Okwiraseh was taught many lessons by his grandfather. He was told to create new life, most importantly human beings. He made all sorts of beautiful things for the new world and his brother Tawiskaron grew jealous. He countered all of Okwiraseh’s creations with evil creations of his own like storms and poisonous berries.
They fought and in the end, Okwiraseh was victorious. Tawiskaron was banished to caves beneath the earth.
The Captivation of Eunice Williams juxtaposes portions of the Sky Woman story against the Christian story of creation as a way of theatricalizing the different worlds pulling at Eunice.
Eunice Williams, also known by her Mohawk name Aonkahte (Ah-oon-gah-tey), is the main character of the piece. She is captured at a young age and taken to Kahnawake (Ga-na-wa-gey), a Mohawk settlement in Canada, where she chooses to remain for the rest of her life. Her devotion to family causes a struggle within her. Does she stay with her Mohawk family or does she return to the Puritan family of her childhood?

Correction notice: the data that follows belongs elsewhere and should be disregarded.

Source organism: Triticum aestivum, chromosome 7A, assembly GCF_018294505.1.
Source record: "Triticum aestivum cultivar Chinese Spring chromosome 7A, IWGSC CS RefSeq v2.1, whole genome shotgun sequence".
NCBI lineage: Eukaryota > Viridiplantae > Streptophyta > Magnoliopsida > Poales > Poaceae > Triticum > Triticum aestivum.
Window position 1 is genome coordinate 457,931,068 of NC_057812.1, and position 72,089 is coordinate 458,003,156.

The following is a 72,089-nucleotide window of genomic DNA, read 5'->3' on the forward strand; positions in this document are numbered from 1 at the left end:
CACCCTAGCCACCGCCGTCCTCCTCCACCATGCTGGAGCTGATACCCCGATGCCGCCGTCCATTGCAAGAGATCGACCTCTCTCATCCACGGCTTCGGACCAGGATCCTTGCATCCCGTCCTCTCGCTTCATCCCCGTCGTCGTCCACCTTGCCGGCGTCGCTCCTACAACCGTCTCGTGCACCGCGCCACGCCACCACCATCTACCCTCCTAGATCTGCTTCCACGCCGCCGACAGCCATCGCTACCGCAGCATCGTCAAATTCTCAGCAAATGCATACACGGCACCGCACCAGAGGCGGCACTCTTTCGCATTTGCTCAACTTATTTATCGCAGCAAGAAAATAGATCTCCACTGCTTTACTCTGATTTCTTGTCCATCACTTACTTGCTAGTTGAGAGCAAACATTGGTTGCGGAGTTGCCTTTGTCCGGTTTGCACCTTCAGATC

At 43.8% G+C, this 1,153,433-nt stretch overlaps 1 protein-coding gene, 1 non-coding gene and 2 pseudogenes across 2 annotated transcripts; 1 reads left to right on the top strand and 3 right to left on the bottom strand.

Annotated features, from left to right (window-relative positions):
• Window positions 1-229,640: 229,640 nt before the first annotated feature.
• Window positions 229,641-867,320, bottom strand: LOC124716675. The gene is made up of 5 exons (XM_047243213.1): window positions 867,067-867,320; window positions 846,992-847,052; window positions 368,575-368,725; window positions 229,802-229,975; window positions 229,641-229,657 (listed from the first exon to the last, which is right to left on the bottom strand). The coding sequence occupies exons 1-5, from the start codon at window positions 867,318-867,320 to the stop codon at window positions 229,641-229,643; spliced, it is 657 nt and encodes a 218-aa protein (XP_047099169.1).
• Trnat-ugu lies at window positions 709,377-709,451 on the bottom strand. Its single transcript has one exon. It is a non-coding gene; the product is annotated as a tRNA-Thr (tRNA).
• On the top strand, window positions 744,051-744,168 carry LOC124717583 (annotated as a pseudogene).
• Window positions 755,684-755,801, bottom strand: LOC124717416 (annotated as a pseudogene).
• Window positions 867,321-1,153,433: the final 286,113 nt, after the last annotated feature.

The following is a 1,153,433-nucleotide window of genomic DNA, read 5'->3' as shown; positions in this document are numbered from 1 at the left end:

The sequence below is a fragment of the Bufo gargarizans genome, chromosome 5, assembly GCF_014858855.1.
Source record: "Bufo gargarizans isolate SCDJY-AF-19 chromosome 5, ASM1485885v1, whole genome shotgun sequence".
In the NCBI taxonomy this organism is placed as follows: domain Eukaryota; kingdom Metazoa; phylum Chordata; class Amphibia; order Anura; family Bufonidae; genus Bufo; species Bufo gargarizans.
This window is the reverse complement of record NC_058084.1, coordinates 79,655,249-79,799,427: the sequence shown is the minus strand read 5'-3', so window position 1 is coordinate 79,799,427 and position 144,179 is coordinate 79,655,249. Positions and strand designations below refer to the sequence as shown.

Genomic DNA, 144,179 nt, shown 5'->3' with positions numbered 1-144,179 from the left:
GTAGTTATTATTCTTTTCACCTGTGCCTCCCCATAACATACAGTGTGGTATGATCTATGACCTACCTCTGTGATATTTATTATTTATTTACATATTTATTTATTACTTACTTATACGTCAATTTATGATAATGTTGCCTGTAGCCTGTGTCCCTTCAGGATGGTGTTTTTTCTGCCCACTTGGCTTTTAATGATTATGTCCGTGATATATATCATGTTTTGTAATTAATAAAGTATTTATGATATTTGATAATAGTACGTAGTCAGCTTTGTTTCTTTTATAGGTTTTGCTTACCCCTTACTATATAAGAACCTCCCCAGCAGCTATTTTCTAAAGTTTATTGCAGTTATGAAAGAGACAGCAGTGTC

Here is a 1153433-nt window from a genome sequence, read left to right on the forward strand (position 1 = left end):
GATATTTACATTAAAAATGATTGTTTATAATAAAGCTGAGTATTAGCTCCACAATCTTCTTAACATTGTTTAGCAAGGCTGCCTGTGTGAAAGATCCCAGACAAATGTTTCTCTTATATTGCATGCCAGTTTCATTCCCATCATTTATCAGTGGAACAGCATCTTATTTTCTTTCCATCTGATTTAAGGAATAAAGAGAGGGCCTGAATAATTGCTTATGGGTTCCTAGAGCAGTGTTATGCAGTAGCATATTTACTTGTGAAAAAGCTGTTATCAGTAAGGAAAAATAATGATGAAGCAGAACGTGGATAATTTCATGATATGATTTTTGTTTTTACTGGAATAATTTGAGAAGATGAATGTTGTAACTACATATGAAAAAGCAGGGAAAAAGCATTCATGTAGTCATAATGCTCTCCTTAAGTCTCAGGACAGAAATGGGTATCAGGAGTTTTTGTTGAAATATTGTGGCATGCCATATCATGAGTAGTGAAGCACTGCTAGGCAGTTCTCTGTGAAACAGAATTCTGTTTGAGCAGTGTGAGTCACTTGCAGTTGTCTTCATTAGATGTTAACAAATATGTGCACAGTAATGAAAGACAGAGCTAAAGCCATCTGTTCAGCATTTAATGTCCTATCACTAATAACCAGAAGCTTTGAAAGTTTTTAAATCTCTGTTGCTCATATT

John Williams, Eunice’s father, is the minister of Deerfield, Massachusetts. Stern in his Puritanical beliefs and devoted to God, he also loves and cares for his wife and young children. After the raid on Deerfield tears his family apart, he devotes his time and energy to reuniting the Williams family before he dies.
Kariiwiosta (Gah-ree-wee-ohs-tah) (“She Who Makes Affairs Good”) is a Mohawk clan mother whose son is murdered in an English war. She adopts Eunice as a replacement for this son, and loves her as if she were her own daughter.
Eunice Mather Williams is Eunice’s English mother. Like her husband, she is loyal to her beliefs and though stern, loves her family very much.
Stephen Williams is Eunice’s English brother. Like his father, he becomes a minister. Unlike his father, he preaches a less stern version of Christianity.
Esther Williams is Eunice’s older English sister. Like her parents, she is stern and unyielding, and full of deep fears and prejudices.
Arosen is Eunice’s Mohawk husband. He loves her for her uniqueness, but also has trouble understanding her heart.
Katherine is a Aonkahte’s and Arosen’s youngest daughter. She is utterly curious and unafraid of anything.
Charette is a French trader with questionable morals who acts as a narrator for the piece.
The above characters are fictional creations, inspired in most cases by actual historic persons. For more information about the “true” history behind The Captivation of Eunice Williams, see John Demos’s The Unredeemed Captive, Kevin Sweeney’s, and John Williams’ own personal narrative The Redeemed Captive.